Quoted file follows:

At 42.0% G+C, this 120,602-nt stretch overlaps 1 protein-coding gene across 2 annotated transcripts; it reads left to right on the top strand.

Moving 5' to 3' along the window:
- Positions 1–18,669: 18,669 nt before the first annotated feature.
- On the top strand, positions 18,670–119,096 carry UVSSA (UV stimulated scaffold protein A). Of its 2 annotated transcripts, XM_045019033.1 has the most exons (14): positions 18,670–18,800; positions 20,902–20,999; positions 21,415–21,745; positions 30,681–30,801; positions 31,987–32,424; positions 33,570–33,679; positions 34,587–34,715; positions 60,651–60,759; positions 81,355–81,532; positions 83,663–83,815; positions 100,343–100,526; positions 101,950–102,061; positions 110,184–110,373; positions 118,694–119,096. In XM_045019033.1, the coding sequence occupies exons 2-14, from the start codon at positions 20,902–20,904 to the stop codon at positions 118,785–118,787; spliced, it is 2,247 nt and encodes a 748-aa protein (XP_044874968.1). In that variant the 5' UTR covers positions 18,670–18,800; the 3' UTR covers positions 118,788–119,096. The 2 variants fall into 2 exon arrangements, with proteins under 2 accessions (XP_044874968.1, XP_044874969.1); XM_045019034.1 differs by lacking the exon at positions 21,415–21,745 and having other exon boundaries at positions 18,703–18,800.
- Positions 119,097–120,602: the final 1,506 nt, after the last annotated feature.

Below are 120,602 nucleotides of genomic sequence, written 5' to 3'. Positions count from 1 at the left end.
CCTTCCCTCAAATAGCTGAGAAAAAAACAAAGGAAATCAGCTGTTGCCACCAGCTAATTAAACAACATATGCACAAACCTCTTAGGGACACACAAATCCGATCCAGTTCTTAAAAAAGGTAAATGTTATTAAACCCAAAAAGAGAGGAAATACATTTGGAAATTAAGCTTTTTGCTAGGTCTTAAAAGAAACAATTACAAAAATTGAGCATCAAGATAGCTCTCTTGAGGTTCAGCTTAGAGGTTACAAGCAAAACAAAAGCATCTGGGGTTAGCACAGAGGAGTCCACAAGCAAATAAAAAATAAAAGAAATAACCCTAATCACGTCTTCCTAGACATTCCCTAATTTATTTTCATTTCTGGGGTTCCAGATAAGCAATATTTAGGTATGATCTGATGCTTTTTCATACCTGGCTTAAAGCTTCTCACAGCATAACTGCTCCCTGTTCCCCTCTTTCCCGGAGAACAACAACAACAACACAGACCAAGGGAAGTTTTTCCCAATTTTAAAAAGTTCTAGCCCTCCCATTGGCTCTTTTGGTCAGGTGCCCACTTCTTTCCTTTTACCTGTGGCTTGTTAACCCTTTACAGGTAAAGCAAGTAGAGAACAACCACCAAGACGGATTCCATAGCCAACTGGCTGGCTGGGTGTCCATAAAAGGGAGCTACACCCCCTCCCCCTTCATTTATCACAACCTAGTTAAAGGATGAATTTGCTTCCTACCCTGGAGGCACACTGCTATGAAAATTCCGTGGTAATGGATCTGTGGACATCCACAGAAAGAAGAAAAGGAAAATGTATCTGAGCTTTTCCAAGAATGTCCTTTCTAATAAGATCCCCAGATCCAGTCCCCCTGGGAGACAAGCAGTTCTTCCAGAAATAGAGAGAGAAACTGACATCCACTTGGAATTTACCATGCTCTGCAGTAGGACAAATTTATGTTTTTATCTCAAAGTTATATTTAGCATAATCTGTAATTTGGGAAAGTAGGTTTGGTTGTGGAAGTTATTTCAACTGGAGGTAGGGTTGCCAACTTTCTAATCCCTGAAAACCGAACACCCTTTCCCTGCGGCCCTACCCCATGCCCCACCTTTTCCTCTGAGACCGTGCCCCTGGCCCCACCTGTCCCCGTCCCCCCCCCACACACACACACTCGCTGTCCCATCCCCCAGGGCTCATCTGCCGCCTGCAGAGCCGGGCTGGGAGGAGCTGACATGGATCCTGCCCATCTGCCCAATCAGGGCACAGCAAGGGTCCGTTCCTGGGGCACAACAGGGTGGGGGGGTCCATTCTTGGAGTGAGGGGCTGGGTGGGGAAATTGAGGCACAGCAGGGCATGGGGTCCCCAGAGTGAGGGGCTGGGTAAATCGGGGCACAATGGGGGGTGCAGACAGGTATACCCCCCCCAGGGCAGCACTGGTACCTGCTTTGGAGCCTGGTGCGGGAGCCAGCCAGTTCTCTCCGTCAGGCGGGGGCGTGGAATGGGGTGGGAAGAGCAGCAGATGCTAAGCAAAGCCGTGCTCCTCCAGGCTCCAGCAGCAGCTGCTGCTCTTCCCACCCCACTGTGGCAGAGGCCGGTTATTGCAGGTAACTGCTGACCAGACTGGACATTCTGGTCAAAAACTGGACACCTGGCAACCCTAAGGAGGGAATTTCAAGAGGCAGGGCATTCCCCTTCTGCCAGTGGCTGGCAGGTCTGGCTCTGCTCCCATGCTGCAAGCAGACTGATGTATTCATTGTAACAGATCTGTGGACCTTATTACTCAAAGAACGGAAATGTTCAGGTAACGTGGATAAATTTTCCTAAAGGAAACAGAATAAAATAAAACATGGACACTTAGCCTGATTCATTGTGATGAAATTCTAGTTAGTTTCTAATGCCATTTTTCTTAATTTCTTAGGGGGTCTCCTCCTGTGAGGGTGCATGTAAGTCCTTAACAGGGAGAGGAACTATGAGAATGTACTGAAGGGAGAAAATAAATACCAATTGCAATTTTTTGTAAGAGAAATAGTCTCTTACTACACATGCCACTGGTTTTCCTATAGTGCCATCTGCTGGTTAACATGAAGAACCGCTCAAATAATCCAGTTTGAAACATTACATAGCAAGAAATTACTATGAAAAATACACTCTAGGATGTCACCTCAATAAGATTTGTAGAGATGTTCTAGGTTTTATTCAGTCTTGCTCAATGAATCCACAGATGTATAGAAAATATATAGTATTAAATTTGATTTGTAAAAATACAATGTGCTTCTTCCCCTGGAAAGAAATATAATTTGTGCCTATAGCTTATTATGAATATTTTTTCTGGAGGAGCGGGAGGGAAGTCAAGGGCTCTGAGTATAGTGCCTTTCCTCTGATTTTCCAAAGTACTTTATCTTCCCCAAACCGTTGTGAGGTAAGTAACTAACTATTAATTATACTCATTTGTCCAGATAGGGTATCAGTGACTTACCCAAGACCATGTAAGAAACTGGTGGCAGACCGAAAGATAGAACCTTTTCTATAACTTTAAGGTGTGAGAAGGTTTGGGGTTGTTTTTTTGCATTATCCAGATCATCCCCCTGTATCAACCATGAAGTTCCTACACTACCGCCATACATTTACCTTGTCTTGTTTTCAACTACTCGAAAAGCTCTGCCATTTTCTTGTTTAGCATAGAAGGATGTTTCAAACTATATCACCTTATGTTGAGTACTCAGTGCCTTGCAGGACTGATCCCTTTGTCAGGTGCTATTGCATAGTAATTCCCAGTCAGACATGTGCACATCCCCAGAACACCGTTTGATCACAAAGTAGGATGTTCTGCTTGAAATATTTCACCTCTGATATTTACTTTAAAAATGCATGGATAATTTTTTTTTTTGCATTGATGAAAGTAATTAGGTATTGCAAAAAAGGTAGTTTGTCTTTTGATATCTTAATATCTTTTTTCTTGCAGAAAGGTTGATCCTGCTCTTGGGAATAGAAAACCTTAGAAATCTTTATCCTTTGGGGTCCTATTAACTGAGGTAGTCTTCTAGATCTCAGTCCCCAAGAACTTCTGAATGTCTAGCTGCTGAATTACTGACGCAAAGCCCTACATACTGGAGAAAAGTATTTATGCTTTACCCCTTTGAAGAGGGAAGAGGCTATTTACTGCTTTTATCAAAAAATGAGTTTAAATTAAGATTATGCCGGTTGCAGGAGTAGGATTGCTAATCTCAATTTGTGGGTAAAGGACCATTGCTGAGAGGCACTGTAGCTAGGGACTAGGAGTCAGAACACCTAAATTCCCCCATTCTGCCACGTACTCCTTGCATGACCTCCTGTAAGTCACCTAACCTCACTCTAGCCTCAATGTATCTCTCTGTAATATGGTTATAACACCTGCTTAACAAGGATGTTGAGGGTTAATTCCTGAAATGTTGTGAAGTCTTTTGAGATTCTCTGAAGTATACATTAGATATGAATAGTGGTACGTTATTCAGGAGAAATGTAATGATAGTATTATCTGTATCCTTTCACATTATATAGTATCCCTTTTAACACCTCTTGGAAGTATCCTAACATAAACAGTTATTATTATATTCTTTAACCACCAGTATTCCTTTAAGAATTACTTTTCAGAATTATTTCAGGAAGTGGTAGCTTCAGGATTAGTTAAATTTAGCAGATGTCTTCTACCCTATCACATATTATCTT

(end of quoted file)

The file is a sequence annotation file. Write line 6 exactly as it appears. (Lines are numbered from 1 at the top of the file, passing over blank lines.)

Below are 120,602 nucleotides of genomic sequence, written 5' to 3'. Positions count from 1 at the left end.